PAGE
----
Bureaucrats Working in Pajamas


Monday August 29th, 2016   •   Posted by Craig Eyermann at 6:17am PDT   •  

15127555 - mature man sitting in chair with laptop Six years ago, the U.S. Congress passed the Telework Enhancement Act of 2010, which permitted eligible bureaucrats who work in the civilian portion of the executive branch of the U.S. federal government to telecommute to work. When the law was passed, lawmakers expected to realize several benefits, particularly in the nation’s capital:

  • Less traffic congestion.
  • Less pollution related to commuting.
  • Less energy use at government offices.

Today, nearly 25% of these bureaucrats have taken advantage of the Telework law to work part time from home. Unfortunately, the General Accounting Office has issued a report that suggests that none of these expected benefits have yet to be measured. The Post and Courier reports:

... the GAO has concluded in a review of six agencies, big and small, that there is no compelling evidence to show that working from home delivers the anticipated benefits. Those include less congestion and fewer auto emissions by reduced commuting, and fewer energy costs at federal agencies when office space isn’t occupied.

Auditors found “little data to support the benefits or costs associated with their telework programs.”

Allowing federal bureaucrats to telecommute to work would also appear to not enhance the productivity of the workers who participate in the program. The Post and Courier recalls what was learned in a case study involving patent examiners employed by the U.S. Patent and Trademark Office.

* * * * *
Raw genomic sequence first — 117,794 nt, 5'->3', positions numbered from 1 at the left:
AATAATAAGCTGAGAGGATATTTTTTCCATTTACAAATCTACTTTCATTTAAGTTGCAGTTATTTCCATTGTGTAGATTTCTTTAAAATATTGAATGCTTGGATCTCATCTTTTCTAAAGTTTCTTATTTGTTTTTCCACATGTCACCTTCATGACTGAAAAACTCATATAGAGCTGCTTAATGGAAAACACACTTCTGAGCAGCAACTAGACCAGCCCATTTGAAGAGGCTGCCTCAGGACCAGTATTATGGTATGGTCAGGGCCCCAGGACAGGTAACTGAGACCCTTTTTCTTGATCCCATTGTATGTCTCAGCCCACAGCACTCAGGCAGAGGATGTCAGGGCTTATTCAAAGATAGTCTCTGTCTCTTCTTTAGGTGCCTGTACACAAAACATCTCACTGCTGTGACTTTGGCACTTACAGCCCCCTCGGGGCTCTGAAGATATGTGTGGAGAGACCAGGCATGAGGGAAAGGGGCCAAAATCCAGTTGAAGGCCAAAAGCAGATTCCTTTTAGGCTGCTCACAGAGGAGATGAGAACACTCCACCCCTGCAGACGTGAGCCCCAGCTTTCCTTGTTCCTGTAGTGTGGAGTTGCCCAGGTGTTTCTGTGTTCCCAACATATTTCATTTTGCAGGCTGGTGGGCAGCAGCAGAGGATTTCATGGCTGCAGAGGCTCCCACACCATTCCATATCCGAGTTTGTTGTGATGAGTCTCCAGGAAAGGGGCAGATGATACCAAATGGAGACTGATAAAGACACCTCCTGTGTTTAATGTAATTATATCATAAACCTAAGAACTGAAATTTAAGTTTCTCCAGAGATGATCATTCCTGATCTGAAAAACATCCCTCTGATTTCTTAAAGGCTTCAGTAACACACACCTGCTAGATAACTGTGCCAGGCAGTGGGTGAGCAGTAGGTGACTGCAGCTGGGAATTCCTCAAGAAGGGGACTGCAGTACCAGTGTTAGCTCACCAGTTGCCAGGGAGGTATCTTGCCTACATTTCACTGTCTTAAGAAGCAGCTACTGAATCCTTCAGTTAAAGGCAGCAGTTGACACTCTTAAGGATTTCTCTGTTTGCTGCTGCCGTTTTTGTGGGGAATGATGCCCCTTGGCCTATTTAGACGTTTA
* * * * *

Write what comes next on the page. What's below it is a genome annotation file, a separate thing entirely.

After whistleblowers in 2014 alerted federal auditors to abuses, investigators found little oversight of stay-at-home workers. Consequently, the quality of work suffered, leading to the issuance of faulty patents and, later, litigation.

Moreover, the system was subject to abuses by the teleworkers and their supervisors. Stay-at-home examiners were given credit for work yet to be reviewed, and many workers didn’t complete their assignments until the very last minute.

Nevertheless, 99 percent of those examiners were given a “quality” rating that qualified them for bonus payments.

Teleworking might have a place in the federal bureaucracy, but the findings so far say it should be very limited, and closely monitored.

If the telework program for the employees of the federal government is going to work, the work they do has to get done and it has to get done right. Otherwise, the days of bureaucrats being allowed to work from home in their pajamas deserves to be extremely short.




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